Chemical reactions are the heart of chemistry. People have always known thatthey exist. The Ancient Greeks were the first to speculate on the composition ofmatter. They thought that it was possible that individual particles made upmatter.
Later, in the Seventeenth Century, a German chemist named George ErnstStahl was the first to postulate on chemical reaction. He said that a substancecalled phlogiston escaped into the air from all substances during combustion. Heexplained that a burning candle would go out if a candle snuffer was put over itbecause the air inside the snuffer became saturated with phlogiston. Stahl alsosaid that phlogiston will take away from a substance’s mass or that it had anegative mass, which contradicted his original theories. In the EighteenthCentury Antoine-Laurent Lavoisier, in France, discovered an important detail inthe understanding of the chemical reaction combustion, oxigine (oxygen). He saidthat combustion was a chemical reaction involving oxygen and another combustiblesubstance, such as wood.Order now
John Dalton, in the early Nineteenth Century,discovered the atom. It led to the idea that a chemical reaction was actuallythe rearrangement of groups of atoms called molecules. Dalton also said that theappearance and disappearance of properties meant that the atomic compositiondictated the appearance of different properties. He also came up with idea thata molecule of one substance is exactly the same as any other molecule of thesame substance. People like Joseph-Lois Gay-Lussac added to Dalton’s ideas withthe postulate that the volumes of gasses that react with each other are related.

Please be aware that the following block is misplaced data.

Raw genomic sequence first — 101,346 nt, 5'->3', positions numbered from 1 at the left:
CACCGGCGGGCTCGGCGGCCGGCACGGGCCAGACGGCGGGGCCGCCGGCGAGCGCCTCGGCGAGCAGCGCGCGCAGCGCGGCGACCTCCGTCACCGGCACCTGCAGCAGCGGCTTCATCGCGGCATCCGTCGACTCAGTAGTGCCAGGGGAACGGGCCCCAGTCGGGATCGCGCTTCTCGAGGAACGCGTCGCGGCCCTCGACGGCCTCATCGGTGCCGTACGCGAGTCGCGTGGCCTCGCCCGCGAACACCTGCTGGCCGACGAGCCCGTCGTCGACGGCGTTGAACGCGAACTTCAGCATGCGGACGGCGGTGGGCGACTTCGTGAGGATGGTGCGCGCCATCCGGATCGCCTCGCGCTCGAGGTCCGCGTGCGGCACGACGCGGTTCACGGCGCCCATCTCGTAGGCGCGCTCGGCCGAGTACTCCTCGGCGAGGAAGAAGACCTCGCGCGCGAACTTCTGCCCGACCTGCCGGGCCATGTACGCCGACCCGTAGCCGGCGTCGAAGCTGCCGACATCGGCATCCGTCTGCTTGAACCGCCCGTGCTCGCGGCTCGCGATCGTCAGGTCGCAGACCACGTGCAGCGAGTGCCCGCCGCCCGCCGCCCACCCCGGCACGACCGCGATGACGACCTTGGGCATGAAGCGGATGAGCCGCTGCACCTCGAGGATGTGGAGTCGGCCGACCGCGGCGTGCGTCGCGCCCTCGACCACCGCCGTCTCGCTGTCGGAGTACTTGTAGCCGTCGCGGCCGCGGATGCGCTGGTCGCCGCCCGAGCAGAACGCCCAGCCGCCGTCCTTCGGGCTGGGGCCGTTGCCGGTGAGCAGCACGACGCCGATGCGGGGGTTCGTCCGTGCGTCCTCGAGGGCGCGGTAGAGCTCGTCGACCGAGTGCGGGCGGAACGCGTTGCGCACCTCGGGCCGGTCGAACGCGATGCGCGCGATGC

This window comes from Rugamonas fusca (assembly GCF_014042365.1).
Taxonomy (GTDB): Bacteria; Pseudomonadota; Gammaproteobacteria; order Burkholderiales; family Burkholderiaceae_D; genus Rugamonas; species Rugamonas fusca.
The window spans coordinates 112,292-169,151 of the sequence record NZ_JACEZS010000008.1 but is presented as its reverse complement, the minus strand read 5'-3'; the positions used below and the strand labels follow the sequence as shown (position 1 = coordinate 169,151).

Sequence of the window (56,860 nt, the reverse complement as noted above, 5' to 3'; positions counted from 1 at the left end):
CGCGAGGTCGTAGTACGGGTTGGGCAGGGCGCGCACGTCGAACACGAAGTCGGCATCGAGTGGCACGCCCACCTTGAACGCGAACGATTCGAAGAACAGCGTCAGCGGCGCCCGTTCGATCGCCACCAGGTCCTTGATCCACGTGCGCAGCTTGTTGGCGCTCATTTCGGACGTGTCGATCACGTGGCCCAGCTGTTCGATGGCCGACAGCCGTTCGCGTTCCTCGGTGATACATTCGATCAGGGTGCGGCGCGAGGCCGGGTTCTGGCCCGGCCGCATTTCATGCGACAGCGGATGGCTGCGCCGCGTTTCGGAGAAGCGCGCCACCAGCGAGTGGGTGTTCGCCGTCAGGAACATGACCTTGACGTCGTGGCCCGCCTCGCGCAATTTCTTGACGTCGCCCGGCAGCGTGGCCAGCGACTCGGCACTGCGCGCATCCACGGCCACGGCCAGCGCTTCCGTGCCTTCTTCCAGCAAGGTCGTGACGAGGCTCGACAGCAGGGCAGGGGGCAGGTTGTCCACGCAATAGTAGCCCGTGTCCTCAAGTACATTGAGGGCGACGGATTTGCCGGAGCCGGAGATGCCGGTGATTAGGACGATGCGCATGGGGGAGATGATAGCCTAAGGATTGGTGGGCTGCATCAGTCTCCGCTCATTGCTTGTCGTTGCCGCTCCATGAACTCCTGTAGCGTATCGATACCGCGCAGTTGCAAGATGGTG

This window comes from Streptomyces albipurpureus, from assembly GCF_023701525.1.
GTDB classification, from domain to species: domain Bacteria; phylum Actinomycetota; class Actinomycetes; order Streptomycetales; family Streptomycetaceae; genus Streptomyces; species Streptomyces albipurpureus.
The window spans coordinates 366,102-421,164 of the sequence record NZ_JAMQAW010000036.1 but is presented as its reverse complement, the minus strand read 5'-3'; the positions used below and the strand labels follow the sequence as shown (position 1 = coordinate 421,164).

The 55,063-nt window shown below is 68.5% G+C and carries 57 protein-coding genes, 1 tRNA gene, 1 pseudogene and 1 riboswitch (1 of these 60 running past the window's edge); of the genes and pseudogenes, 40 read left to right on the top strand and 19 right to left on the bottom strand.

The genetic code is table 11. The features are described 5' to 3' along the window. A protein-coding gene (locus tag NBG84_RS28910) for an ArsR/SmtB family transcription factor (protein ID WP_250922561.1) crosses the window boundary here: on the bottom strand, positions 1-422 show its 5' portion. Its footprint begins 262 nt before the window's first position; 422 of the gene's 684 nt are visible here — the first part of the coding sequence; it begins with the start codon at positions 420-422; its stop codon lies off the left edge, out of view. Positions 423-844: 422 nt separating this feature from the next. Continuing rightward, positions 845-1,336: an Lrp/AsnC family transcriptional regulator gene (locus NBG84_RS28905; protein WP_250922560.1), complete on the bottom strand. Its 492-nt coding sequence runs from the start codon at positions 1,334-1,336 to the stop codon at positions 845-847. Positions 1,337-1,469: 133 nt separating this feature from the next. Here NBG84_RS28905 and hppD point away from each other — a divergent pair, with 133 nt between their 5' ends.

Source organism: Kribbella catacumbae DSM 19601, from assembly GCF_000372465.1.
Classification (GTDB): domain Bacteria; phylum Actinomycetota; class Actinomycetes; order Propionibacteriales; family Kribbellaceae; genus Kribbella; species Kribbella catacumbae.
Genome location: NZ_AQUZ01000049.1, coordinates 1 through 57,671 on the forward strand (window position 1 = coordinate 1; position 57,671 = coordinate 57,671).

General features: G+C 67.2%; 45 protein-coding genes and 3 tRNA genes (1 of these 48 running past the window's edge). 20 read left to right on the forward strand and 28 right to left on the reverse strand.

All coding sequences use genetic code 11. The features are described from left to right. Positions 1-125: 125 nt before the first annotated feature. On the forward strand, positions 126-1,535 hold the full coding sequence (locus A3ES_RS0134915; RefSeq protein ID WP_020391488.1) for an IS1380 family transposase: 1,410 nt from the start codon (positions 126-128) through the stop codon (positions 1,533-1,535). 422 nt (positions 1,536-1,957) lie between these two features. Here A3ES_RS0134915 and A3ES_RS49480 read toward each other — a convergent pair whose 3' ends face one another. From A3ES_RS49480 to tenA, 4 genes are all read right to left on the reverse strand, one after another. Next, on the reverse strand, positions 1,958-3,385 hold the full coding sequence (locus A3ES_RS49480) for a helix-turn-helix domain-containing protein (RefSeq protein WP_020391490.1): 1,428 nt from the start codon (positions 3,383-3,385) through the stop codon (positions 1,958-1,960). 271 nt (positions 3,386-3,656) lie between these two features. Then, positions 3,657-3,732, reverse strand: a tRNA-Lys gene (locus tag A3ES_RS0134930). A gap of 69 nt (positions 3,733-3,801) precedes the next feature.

Amedeo Avogadro also added to the understanding of chemical reactions. He saidthat all gasses at the same pressure, volume and temperature contain the samenumber of particles. This idea took a long time to be accepted. His ideas leadto the subscripts used in the formulas for gasses. From the work of these andmany other chemists, we now have a mostly complete knowledge of chemicalreactions.
There are now many classification systems to classify the differenttypes of reactions. These include decomposition, polymerization, chainreactions, substitute reactions, elimination reactions, addition reactions,ionic reactions, and oxidation-reduction reactions. Bibliography”Chemical Reactions,” Webster Encyclopedia. 1993. Eastman, RichardH.
, General Chemistry: Experimental and Theory, Holt, Rhinehart, and WinstonInc. , 1970 Pauling, Linus and Peter, Chemistry, W. H. Freeman and Co.,